TB: I've always associated the berserkers with Odin, but you've made an association with Thor...
JM: I've added a historical note at the end of the book that explains why I did that. They were followers of Odin, and I made one of those arbitrary creative decisions that my Wolfskins would be followers of Thor, because I see Thor as a straightforward god who doesn't play nasty tricks the way Odin does. More wholesome, even though somewhat warlike! The particular band in this book are straightforward men who have great friendship and loyalty to one another. They see things in fairly simple black-and-white terms and I decided Thor suited them. I knew I was going to have to put that in the notes: I guess the reasoning is, it's a fantasy history!
TB: Eyvind starts off by seeing things very much in black and white terms. It's when he begins to see things in shades of grey that it all starts to go wrong for him. He may have bravely slain the enemy, but he's also killed the kinsmen of the woman he wants to marry. It's as though his conscience wakes up, and he begins to realise that his blood brother is not what he seems.
JM: That's right. Up till then, because he has this bond of blood brotherhood with Somerled who is his childhood friend, he has tried very hard to see Somerled in black and white. Eyvind has a tendency to try to see the best in everyone and everything, and that's because he himself is such a good, courageous and honourable person. Once he starts to see beyond the obvious, that bond of blood brotherhood, that loyalty, becomes very difficult for him.
Of course, in those days, you were expected to adhere to these bonds, and they would be more important than your own conscience or your own personal inclination. A Wolfskin was expected to adhere to his oath to Thor, which meant that he would be a warrior until his death and that he would have a life expectation of only three to five years. And that was fine, because if you died in Thor's service you went straight to the table of the gods. An oath of blood brotherhood was also binding for ever, regardless of everything else. One of the themes of the story is that while Eyvind still holds to his oath, even at the end, it's not quite the thing that it at first seemed to be, where you stick up for your blood brother against all enemies. It's more a case of being responsible for his behaviour.
TB: Somerled is a really interesting character: I kept reading him as someone who was born before his time. He's too complex for the rest of them. He belongs in the Renaissance, really!
JM: Where he could have plotted, schemed and moved upwards! Yes, he is too clever for his time. A lot of the speeches and pronouncements he makes are absolutely spot-on in terms of where his people will go. He's quite right about the fact that the Norse are a stronger people who will eventually take over the islands. They are the dominant culture. He's the kind of man who was very much admired in his time, because he's decisive: he doesn't really care who he tramples on in order to make what he sees are the right decisions. Being cruel and inhumane wasn't so important in those times. He's the kind of man who was more likely to succeed than a man like Eyvind who probably has far too many scruples.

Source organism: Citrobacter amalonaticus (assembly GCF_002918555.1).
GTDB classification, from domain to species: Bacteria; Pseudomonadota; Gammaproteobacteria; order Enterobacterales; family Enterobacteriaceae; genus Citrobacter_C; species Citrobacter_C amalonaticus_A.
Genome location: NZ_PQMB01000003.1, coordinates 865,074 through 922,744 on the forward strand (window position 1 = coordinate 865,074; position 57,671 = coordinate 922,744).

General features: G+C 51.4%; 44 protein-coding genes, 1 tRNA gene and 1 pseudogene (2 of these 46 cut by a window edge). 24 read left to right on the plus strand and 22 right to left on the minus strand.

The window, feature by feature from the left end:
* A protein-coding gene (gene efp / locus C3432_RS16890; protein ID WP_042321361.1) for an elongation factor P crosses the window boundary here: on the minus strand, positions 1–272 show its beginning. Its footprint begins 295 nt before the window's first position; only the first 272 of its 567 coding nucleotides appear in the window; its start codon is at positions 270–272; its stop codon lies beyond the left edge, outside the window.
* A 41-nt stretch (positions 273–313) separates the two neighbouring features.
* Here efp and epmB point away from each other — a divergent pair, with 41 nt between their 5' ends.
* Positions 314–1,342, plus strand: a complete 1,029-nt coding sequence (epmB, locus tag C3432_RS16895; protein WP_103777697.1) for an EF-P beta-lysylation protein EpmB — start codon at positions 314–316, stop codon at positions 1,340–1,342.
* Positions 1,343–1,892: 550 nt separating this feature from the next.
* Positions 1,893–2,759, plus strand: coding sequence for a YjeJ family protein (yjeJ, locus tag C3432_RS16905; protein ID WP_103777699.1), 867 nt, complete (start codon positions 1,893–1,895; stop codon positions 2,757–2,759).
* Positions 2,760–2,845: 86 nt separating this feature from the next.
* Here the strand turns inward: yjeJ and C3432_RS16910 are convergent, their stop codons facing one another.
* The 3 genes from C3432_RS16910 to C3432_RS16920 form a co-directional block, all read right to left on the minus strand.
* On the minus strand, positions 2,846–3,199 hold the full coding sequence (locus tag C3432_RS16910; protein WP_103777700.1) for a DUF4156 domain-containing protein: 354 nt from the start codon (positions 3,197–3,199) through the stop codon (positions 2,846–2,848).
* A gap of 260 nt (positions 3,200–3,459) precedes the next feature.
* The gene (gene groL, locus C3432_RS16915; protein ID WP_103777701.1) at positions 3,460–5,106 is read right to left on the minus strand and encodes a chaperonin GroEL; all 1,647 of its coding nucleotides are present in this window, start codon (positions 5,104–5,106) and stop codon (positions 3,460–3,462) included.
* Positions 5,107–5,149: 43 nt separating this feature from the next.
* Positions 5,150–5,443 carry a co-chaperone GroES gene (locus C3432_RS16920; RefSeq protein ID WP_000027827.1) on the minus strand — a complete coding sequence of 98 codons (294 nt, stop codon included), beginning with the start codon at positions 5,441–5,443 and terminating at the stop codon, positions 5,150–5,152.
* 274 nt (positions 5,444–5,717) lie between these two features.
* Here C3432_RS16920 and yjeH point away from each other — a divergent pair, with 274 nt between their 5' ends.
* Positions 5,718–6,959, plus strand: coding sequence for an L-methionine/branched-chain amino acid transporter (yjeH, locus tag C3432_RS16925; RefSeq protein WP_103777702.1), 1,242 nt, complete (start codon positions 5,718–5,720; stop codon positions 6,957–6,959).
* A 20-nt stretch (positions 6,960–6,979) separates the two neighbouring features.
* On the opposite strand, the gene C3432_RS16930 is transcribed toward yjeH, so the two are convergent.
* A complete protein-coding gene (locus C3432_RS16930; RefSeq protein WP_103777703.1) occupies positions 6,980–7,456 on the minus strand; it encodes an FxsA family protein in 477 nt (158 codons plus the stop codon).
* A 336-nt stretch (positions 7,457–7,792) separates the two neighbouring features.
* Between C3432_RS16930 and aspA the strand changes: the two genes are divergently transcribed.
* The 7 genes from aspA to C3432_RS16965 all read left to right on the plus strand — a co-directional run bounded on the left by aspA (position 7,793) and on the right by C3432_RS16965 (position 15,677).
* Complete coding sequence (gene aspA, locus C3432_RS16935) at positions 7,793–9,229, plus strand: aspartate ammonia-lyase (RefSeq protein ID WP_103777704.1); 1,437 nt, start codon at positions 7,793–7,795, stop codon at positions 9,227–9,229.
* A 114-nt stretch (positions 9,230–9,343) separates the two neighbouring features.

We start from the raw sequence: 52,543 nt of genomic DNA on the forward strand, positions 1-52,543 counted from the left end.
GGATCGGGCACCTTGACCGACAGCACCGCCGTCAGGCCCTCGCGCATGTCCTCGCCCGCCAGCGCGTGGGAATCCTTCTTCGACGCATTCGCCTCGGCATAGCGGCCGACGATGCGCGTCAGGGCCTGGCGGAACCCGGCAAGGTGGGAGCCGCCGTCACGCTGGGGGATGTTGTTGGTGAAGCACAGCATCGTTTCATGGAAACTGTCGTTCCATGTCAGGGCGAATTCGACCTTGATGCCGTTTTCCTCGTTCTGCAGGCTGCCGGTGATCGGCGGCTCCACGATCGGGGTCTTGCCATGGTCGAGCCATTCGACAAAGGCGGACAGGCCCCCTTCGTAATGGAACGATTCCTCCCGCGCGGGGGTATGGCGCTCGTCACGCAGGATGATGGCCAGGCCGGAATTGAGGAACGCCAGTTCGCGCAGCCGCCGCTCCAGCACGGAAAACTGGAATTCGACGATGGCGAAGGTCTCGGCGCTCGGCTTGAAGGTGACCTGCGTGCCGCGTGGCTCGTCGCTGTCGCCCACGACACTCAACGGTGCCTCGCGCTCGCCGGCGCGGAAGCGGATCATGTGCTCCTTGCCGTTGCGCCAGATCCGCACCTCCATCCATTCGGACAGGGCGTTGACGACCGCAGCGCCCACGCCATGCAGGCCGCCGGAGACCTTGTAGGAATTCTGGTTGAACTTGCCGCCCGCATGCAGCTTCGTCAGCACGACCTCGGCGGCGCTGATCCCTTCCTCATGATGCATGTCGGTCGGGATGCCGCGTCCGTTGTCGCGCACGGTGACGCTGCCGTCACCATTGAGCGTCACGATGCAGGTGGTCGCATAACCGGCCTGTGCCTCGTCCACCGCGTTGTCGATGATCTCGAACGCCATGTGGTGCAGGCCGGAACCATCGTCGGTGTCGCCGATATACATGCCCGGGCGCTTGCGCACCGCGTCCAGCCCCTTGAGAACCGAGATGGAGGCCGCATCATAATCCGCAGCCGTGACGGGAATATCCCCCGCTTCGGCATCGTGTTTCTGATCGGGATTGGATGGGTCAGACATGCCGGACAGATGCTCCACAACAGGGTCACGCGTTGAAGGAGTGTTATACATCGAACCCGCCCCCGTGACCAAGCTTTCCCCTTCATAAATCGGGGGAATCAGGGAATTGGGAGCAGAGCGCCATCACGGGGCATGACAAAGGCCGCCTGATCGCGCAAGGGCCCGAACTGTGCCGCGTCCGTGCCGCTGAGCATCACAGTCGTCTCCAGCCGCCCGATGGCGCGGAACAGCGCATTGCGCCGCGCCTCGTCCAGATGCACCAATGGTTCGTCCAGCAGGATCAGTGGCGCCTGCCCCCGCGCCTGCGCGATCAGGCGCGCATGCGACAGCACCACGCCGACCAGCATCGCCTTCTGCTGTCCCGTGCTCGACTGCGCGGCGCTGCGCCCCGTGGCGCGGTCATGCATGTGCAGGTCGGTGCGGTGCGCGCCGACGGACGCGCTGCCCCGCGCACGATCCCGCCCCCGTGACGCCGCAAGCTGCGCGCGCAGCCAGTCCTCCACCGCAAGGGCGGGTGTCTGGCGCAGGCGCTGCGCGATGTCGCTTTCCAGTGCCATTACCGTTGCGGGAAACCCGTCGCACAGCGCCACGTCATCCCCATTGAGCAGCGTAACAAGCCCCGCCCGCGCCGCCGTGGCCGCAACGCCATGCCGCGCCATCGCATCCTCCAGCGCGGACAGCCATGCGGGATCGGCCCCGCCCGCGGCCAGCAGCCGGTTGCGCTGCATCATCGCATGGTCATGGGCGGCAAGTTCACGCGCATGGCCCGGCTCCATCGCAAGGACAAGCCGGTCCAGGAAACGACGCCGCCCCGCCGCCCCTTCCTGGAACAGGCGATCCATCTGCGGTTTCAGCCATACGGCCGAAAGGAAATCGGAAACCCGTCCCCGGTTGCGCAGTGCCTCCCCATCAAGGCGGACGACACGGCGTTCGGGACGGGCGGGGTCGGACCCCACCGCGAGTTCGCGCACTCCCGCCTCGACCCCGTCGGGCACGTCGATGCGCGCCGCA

TB: Another interesting aspect of Wolfskin is the prophecies. Although there's no definite magic in the novel, there is something that works. At least, the characters are experiencing something that works! It's never explained or questioned, it's simply there.
JM: I think that the way I use magic, not just in this book but to a certain extent in my previous books, is different from the way that quite a lot of fantasy writers use it. That's why I see my books as veering slightly more towards history, slightly further away from fantasy. I will always include a mystical and magical element to my fiction, because real life has a mystical and magical element. And in Wolfskin that element is shown as part of what those people would have believed.
So you've got prophesy, certainly: once you've got a dire curse like that over you, you know that some day it's going to catch up with you. Ulf knows that's how he's going to die some day, but, being the man he is, has just decided he's going to cram in as much as possible of the stuff that he wants to do before it overtakes him. Another scene that would be read as mystical or magical, is the initiation ceremony where Eyvind becomes a Wolfskin, and again I've tried very hard not to spell out what happens in that scene. While there is something that is supremely mystical and life changing, I don't spell out how much of it is physically real and how much of it is in his head. Even towards the end, where the magical harp plays its music, I've tried not to say how it sounds, just that it's different for each person. It's not overtly magical, but that magical thread is there throughout.
I have to say that in the Sevenwaters books, there is more overt magic. There are characters in those books that are otherworld characters, based on Irish mythology, who interact with human characters. The human characters firmly believe in the mythological characters that share the forest with them. Therefore, if they happen to meet someone who is not human, it's somewhat wondrous but it's not a shock.
TB: In Wolfskin you have the Hidden Folk, who I thought of in terms of the Neolithic tribes who came before the Picts…